Is Emotional Intelligence Key to Improving Health & Wellness?

In today’s fast-paced world, we’ve started to see a major focus on health and wellness in the last few years. That makes sense since many people sit at a desk for eight hours a day—or longer.

Work-life balance is a struggle for many people in our 24/7 work culture and the stress of constantly focusing on our professional lives is leading to burnout, health problems, and other issues.

So what can be done? Some people turn to yoga and meditation, fitting in sessions before they head into the office. Others turn off electronic devices at night or keep to a strict sleep schedule.

In order to make meaningful changes for our health and well-being, we may need to turn to an unexpected facet of our personality: our emotional intelligence.

What is Emotional Intelligence?

Introduced as a concept in the 1990s, the idea of emotional intelligence is a counterpoint to the traditional IQ measurement of intelligence. While IQ is based on logic and analytical problem-solving, emotional intelligence or EQ is about one’s ability to self-regulate, empathize, and work with others.

A person’s EQ is extremely important in all areas of their professional and personal lives and has been shown to be more important than IQ in determining workplace success.

How Emotional Intelligence Can Promote Healthy Balance

Emotional intelligence can tell you when you need to step back and take a break, but it can also help you maintain healthy habits like “unplugging” every night and control stress at work. Studies show that high levels of EQ have a relationship to wellness in the nursing work environment, and many people intuitively use these skills to improve their well-being both at work and at home.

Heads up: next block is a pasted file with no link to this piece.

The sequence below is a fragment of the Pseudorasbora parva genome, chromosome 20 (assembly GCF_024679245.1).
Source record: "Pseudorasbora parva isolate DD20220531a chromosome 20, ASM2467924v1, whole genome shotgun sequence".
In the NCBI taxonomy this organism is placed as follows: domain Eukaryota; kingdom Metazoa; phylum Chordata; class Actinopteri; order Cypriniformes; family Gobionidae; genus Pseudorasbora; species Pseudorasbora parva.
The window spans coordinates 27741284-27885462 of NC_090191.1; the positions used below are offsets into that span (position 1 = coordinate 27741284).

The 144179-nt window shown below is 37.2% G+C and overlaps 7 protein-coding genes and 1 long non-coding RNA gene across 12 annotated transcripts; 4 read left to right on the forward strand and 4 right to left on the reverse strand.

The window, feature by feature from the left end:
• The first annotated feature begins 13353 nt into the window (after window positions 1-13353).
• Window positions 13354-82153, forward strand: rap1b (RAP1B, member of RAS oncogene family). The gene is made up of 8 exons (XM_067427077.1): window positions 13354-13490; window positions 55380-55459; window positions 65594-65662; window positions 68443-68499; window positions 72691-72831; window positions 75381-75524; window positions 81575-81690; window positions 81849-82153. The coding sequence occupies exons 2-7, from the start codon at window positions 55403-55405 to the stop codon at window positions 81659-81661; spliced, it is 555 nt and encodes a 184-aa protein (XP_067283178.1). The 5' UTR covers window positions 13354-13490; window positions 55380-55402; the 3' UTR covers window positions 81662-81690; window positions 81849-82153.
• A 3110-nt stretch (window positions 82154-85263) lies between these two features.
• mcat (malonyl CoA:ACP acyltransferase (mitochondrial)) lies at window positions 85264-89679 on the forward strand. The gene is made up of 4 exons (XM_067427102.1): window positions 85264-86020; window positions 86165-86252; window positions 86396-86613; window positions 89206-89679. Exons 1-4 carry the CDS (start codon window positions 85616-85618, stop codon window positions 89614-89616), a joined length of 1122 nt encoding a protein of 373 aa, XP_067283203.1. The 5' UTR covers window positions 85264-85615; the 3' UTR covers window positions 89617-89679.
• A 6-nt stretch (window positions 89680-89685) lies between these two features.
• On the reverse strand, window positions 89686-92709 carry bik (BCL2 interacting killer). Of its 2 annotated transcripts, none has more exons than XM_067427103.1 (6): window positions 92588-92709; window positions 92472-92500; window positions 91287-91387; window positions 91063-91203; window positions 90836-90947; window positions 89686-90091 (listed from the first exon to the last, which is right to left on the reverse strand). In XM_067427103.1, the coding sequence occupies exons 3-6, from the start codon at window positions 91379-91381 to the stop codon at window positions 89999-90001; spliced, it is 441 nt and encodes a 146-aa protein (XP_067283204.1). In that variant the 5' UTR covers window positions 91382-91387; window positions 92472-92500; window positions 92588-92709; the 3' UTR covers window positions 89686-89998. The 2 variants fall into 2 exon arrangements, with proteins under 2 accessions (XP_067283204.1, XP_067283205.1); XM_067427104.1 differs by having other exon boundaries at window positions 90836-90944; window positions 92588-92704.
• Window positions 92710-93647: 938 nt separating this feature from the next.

In the workplace, wellness initiatives like mindfulness practices, mental health breaks, and encouraging employees to unplug are helping people to live more balanced lives. However, employees need to have the EQ to recognize when they need to make their wellness a priority.

Employers can offer encouragement and resources, but ultimately each person needs to recognize what they need and figure out how best to regulate their mood and emotions.

Continue reading at Thrive Global

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Can the Coffee Diet Really Help With Weight Loss—and Is It Safe?

Now, coffee has become the central component of a weight loss plan some refer to as “the coffee diet.”

What is the coffee diet, exactly?

The plan, based on the 2017 book The Coffee Lover’s Diet by medical doctor Bob Arnot, involves drinking a minimum of three cups of light roast coffee daily, due to its higher polyphenol antioxidant content. (Coffee polyphenols are linked to a reduced risk of a number of diseases, including type 2 diabetes and certain cancers.) In fact, you can have as much coffee as you’d like, either decaf or regular, as long as you hit the three-cup minimum.

Dr. Arnot includes a good deal of research in the book about coffee’s ability to curb appetite, reduce fat absorption, boost metabolism, improve circulation, and burn fat. (Some of the benefits Dr. Arnot promotes are linked to caffeine, while others are true for regular or decaf coffee.) He advises skipping the sugar, cream, and milk, however, especially since the latter reduces polyphenol absorption.